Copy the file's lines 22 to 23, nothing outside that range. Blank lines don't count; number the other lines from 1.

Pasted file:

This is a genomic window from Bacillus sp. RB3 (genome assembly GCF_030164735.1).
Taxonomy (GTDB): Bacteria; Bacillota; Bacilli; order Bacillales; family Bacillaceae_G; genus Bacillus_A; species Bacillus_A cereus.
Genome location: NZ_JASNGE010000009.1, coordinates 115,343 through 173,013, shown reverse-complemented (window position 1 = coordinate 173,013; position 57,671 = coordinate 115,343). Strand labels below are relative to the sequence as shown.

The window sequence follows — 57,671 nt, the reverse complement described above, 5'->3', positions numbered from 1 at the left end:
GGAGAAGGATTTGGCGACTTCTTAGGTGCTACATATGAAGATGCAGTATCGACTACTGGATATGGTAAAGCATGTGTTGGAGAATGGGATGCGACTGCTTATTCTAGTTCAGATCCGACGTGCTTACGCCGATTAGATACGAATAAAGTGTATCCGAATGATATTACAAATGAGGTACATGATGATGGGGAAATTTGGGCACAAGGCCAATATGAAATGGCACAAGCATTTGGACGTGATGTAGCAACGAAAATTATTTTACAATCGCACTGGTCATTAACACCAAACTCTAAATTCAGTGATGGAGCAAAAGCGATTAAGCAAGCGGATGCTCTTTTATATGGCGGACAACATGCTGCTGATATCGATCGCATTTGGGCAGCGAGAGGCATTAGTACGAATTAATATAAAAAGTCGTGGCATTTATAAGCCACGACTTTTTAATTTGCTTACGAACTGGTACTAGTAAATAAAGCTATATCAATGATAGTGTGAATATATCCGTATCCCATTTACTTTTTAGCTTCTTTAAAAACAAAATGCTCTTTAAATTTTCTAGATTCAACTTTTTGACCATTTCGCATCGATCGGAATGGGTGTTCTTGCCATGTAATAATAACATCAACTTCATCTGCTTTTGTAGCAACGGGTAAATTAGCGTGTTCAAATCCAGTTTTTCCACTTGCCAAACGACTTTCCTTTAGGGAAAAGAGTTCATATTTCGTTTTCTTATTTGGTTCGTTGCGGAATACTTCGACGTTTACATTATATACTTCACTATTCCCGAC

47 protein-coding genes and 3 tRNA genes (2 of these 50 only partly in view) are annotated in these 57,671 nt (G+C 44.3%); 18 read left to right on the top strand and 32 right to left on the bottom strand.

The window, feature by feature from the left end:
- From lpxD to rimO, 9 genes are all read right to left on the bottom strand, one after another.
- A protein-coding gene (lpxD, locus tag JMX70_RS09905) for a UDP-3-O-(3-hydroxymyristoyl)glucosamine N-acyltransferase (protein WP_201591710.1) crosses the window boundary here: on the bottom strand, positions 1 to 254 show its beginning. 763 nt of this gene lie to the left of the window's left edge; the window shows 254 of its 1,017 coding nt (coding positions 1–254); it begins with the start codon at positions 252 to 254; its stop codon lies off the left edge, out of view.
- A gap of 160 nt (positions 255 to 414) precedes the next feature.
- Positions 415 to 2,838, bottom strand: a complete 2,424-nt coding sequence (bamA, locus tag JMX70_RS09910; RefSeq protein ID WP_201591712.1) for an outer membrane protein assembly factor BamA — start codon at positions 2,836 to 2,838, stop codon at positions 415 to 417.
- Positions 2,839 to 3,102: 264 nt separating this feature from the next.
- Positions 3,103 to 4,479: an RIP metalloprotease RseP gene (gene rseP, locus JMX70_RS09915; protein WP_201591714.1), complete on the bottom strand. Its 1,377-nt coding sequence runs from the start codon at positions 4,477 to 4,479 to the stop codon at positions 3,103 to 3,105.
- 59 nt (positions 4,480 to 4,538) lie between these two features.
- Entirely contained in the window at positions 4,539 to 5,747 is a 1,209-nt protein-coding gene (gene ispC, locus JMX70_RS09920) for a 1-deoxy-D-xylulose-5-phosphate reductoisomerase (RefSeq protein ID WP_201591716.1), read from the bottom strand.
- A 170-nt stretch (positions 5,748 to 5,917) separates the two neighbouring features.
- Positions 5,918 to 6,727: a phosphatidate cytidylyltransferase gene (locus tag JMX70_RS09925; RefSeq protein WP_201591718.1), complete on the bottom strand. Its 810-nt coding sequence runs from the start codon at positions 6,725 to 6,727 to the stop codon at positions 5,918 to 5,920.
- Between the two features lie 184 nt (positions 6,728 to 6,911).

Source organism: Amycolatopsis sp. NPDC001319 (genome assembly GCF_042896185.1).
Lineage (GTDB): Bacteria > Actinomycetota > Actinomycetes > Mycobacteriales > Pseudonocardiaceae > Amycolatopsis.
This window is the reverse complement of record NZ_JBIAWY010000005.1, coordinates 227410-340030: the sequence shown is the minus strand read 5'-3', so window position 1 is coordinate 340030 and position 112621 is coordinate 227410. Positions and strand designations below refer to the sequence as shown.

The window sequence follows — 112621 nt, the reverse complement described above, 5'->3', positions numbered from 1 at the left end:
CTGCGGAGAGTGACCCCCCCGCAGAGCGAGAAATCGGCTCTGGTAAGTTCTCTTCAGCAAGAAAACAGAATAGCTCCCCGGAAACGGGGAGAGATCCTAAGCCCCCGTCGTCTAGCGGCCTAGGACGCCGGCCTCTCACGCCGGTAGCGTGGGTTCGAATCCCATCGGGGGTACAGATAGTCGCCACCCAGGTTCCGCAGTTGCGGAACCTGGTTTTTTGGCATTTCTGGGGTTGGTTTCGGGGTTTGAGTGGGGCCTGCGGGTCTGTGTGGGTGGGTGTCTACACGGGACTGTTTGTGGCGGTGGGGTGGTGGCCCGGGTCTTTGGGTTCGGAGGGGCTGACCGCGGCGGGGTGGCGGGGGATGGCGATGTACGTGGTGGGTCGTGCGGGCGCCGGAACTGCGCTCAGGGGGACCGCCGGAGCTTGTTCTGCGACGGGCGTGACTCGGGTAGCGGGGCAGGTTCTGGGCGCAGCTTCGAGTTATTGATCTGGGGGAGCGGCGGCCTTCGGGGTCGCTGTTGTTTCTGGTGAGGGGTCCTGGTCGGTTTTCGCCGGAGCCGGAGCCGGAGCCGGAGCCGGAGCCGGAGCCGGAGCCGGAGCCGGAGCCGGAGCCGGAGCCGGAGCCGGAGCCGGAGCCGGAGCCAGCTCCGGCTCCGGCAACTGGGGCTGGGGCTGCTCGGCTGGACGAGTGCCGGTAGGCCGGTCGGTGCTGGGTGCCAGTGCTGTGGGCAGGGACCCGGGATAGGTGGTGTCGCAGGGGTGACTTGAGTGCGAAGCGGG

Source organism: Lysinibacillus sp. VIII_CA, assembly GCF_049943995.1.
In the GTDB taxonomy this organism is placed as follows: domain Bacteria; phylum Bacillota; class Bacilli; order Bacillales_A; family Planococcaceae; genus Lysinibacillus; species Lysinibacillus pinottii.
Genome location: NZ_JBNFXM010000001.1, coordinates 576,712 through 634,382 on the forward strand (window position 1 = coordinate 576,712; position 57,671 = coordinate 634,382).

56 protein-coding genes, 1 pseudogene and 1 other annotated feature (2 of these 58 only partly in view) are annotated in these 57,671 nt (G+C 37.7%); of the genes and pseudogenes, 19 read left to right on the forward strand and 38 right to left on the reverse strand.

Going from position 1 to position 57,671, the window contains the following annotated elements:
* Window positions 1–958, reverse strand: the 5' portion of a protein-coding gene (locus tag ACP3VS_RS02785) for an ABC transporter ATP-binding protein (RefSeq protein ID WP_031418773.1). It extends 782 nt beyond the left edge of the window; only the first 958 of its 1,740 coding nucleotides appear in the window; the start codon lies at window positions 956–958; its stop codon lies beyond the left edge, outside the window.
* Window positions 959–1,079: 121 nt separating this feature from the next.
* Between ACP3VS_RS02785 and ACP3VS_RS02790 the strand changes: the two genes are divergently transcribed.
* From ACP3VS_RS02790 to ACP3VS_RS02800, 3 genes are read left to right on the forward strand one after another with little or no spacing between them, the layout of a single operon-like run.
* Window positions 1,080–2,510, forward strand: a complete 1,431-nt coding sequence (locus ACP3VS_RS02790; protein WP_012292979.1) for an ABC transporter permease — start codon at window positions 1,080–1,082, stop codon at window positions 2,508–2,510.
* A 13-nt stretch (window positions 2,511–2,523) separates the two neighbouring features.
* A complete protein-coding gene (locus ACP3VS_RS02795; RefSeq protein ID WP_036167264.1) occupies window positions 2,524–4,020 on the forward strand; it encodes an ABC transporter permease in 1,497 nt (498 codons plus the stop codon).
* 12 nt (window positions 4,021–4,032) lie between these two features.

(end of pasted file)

The window sequence follows — 112621 nt, the reverse complement described above, 5'->3', positions numbered from 1 at the left end:
CTGCGGAGAGTGACCCCCCCGCAGAGCGAGAAATCGGCTCTGGTAAGTTCTCTTCAGCAAGAAAACAGAATAGCTCCCCGGAAACGGGGAGAGATCCTAAGCCCCCGTCGTCTAGCGGCCTAGGACGCCGGCCTCTCACGCCGGTAGCGTGGGTTCGAATCCCATCGGGGGTACAGATAGTCGCCACCCAGGTTCCGCAGTTGCGGAACCTGGTTTTTTGGCATTTCTGGGGTTGGTTTCGGGGTTTGAGTGGGGCCTGCGGGTCTGTGTGGGTGGGTGTCTACACGGGACTGTTTGTGGCGGTGGGGTGGTGGCCCGGGTCTTTGGGTTCGGAGGGGCTGACCGCGGCGGGGTGGCGGGGGATGGCGATGTACGTGGTGGGTCGTGCGGGCGCCGGAACTGCGCTCAGGGGGACCGCCGGAGCTTGTTCTGCGACGGGCGTGACTCGGGTAGCGGGGCAGGTTCTGGGCGCAGCTTCGAGTTATTGATCTGGGGGAGCGGCGGCCTTCGGGGTCGCTGTTGTTTCTGGTGAGGGGTCCTGGTCGGTTTTCGCCGGAGCCGGAGCCGGAGCCGGAGCCGGAGCCGGAGCCGGAGCCGGAGCCGGAGCCGGAGCCGGAGCCGGAGCCGGAGCCGGAGCCGGAGCCAGCTCCGGCTCCGGCAACTGGGGCTGGGGCTGCTCGGCTGGACGAGTGCCGGTAGGCCGGTCGGTGCTGGGTGCCAGTGCTGTGGGCAGGGACCCGGGATAGGTGGTGTCGCAGGGGTGACTTGAGTGCGAAGCGGG